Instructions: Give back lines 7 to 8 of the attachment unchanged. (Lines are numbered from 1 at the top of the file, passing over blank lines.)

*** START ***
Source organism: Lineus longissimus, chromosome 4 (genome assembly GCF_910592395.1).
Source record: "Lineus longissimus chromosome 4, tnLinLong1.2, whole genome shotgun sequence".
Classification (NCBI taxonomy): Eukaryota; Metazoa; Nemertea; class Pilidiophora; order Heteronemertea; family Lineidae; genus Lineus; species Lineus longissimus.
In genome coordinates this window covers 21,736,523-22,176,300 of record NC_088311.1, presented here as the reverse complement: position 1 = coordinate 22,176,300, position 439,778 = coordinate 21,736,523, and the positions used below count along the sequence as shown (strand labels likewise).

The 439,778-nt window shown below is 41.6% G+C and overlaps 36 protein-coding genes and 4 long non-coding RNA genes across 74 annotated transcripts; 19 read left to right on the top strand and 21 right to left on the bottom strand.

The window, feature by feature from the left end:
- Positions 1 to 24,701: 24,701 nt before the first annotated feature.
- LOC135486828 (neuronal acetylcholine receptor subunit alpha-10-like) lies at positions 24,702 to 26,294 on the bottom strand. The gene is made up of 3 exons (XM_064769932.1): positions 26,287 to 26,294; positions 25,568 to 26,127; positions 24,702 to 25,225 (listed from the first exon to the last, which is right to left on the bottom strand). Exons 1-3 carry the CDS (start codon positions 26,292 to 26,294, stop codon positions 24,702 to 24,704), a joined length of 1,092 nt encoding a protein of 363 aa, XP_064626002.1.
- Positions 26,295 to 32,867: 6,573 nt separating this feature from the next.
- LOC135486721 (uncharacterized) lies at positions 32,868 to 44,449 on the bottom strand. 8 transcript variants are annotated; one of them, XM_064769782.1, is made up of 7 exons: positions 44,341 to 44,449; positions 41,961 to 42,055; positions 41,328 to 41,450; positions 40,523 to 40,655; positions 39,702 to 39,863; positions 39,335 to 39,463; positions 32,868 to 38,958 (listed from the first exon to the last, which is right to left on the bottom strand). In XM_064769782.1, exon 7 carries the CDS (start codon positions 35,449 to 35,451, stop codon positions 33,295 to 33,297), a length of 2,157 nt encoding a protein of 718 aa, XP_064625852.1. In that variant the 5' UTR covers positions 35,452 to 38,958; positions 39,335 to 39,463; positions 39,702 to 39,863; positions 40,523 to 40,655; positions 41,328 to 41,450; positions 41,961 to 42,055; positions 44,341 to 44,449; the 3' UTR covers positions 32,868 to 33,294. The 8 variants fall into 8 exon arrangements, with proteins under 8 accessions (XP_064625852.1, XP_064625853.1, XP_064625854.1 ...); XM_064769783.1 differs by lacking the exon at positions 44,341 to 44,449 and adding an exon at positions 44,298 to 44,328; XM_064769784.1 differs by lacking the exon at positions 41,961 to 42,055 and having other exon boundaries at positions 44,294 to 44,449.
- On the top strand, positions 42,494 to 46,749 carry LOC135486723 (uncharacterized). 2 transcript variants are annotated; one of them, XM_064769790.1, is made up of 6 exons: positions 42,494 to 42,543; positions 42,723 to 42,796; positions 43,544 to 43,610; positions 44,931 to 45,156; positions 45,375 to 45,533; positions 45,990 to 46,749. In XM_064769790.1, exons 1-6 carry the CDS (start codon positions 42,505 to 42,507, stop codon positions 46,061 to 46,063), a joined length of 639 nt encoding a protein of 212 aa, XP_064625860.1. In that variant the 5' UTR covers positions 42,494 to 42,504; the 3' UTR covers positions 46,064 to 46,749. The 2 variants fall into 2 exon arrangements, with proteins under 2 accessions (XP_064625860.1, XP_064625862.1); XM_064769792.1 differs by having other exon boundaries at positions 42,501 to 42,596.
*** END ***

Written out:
- Positions 1 to 24,701: 24,701 nt before the first annotated feature.
- LOC135486828 (neuronal acetylcholine receptor subunit alpha-10-like) lies at positions 24,702 to 26,294 on the bottom strand. The gene is made up of 3 exons (XM_064769932.1): positions 26,287 to 26,294; positions 25,568 to 26,127; positions 24,702 to 25,225 (listed from the first exon to the last, which is right to left on the bottom strand). Exons 1-3 carry the CDS (start codon positions 26,292 to 26,294, stop codon positions 24,702 to 24,704), a joined length of 1,092 nt encoding a protein of 363 aa, XP_064626002.1.